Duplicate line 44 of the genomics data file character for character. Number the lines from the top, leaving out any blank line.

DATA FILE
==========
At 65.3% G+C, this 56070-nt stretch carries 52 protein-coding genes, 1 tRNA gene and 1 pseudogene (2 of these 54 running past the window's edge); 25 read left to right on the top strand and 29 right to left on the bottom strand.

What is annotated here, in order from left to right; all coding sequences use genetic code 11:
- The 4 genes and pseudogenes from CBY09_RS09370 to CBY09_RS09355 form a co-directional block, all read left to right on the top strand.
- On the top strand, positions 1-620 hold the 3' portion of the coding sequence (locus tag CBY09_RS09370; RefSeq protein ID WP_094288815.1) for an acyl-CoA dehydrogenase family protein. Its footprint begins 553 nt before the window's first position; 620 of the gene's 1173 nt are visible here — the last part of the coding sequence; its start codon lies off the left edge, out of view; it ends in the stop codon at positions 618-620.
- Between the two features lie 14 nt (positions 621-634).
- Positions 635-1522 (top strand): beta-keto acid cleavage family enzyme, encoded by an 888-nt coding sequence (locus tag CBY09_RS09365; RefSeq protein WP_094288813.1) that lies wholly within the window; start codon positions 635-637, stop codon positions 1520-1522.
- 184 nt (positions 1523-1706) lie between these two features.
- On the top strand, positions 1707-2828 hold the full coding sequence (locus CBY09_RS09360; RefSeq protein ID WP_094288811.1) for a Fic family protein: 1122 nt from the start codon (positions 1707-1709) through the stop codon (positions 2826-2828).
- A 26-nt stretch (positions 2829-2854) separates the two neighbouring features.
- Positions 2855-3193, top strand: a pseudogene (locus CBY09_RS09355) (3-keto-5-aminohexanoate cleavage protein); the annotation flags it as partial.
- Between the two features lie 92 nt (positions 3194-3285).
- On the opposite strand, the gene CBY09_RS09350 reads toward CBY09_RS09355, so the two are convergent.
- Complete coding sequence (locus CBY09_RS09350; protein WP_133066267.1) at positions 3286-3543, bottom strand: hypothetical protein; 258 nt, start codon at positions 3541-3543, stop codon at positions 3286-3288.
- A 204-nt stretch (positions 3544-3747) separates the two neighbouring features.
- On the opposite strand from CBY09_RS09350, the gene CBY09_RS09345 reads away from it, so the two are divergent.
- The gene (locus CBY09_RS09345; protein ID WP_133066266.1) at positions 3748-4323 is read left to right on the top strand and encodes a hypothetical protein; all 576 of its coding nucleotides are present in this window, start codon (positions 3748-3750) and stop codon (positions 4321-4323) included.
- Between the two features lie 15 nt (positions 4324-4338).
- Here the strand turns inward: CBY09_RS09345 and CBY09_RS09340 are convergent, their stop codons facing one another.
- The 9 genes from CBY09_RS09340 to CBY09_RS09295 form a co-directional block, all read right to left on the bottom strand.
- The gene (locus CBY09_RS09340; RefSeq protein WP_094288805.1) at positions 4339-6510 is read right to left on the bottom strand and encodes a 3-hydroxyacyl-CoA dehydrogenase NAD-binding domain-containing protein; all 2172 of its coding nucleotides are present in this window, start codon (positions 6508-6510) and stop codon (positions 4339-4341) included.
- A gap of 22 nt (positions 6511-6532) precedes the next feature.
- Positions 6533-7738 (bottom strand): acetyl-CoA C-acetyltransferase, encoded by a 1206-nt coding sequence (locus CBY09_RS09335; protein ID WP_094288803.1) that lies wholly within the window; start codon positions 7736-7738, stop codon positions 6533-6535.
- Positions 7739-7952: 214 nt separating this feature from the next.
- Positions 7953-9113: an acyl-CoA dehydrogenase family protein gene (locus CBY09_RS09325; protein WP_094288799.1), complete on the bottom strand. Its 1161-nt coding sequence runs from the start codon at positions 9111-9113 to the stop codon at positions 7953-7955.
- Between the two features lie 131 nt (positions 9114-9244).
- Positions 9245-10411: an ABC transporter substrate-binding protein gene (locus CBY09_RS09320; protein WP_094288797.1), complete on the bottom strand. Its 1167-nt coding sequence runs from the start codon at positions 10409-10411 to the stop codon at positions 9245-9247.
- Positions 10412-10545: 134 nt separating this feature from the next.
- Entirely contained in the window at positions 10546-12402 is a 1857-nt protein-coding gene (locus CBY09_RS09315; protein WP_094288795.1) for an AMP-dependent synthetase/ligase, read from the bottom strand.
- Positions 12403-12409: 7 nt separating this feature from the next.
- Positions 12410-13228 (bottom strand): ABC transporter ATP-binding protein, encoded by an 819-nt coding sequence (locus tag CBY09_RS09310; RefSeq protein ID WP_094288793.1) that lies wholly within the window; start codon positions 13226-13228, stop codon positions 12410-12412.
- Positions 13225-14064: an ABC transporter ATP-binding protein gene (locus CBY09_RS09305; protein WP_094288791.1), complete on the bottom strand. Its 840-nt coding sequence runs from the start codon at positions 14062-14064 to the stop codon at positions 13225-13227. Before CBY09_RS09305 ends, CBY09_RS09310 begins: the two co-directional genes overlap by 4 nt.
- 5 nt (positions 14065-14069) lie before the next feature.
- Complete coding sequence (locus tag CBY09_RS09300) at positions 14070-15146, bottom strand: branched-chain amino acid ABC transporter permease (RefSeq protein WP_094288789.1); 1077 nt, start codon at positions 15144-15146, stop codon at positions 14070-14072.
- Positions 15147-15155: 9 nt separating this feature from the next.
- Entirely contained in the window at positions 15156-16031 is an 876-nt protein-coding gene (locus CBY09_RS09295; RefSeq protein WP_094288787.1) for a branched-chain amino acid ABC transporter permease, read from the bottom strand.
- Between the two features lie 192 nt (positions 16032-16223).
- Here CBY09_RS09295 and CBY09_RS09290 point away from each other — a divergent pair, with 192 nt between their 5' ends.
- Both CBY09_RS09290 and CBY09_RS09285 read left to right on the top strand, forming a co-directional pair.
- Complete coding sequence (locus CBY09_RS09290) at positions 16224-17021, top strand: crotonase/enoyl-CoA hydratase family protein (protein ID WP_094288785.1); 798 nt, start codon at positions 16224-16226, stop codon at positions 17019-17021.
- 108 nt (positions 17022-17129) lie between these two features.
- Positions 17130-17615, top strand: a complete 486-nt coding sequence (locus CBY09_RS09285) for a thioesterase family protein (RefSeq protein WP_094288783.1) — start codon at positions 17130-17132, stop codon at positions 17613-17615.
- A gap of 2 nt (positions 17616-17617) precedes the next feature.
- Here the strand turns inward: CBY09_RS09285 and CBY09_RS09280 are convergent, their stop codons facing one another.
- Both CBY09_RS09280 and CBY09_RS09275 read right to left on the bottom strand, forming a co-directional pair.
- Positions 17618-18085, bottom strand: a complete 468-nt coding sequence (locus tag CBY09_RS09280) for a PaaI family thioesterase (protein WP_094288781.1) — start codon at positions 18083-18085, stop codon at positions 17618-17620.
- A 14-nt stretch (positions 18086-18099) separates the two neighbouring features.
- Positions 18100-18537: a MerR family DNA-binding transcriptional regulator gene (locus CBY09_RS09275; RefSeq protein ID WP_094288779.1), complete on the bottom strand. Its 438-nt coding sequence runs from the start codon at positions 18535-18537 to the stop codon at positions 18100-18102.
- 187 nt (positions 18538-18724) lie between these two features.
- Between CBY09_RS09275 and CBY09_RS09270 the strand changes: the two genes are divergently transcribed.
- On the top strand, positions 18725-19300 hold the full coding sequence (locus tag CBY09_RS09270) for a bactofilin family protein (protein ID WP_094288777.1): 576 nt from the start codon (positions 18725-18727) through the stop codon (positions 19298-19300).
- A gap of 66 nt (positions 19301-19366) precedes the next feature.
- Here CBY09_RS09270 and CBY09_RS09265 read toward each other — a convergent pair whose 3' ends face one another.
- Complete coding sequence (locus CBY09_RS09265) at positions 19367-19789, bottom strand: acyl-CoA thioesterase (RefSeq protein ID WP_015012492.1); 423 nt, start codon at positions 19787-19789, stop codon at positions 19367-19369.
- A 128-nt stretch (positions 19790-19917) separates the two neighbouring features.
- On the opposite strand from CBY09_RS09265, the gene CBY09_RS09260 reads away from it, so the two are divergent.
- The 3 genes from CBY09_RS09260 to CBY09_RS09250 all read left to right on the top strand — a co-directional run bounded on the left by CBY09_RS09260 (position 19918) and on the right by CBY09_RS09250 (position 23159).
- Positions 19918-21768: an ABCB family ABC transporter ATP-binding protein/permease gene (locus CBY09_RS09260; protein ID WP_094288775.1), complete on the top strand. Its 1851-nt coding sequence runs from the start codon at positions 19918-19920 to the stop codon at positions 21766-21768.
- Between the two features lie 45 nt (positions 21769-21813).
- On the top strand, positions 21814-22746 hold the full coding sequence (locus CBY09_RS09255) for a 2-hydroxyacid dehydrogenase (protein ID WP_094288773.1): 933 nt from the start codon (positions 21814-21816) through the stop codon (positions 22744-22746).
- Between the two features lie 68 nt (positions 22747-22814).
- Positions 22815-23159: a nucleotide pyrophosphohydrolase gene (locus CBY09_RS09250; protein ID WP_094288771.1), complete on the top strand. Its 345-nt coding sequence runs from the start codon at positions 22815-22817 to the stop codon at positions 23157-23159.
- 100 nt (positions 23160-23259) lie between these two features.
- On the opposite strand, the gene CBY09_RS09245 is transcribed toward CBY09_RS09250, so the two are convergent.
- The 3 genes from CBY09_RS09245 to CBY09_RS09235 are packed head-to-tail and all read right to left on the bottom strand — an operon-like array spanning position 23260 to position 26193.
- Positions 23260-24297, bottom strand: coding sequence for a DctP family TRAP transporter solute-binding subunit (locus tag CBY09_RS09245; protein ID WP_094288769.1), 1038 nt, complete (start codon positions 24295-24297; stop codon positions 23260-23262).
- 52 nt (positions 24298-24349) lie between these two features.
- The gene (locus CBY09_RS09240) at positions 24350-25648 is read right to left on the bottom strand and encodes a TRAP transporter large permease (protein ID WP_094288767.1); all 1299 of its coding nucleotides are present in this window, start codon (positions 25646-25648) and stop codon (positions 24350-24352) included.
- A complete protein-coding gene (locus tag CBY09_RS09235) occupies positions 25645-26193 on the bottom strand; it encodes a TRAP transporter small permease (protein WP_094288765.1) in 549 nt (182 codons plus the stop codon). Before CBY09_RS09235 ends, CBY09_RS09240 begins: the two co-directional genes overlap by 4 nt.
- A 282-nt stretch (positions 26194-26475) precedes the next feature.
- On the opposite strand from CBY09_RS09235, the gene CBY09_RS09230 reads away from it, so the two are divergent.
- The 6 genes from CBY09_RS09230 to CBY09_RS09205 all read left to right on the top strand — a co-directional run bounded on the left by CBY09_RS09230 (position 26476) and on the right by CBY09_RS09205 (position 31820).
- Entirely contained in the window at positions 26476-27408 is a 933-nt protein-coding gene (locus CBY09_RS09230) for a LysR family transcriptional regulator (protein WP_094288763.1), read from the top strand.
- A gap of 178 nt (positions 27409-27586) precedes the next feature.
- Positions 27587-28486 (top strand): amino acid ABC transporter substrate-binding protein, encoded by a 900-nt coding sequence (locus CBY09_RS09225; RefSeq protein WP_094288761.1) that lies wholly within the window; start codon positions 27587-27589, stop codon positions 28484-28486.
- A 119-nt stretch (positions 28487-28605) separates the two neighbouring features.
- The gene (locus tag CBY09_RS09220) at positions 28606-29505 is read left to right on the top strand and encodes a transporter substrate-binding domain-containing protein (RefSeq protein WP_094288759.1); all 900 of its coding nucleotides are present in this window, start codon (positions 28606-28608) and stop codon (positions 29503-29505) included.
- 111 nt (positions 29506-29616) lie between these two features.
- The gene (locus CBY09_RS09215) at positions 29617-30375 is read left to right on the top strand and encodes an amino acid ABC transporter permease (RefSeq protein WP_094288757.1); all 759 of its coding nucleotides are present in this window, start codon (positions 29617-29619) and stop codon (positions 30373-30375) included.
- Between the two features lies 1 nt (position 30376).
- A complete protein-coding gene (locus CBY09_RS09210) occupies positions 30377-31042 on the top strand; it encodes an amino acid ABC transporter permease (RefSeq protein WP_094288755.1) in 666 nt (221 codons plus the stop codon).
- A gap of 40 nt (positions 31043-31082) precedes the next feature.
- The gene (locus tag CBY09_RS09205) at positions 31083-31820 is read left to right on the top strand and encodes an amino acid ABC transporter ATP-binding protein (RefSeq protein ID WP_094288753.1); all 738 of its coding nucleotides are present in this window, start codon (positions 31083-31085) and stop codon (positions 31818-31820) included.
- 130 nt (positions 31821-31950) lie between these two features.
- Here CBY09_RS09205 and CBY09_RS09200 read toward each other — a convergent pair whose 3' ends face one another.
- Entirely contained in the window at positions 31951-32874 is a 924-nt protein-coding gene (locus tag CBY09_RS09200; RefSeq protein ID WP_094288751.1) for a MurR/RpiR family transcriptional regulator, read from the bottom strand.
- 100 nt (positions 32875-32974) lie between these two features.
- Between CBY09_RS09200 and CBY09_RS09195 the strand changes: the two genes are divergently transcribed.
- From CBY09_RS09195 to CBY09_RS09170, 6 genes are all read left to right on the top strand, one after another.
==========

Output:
- Both CBY09_RS09280 and CBY09_RS09275 read right to left on the bottom strand, forming a co-directional pair.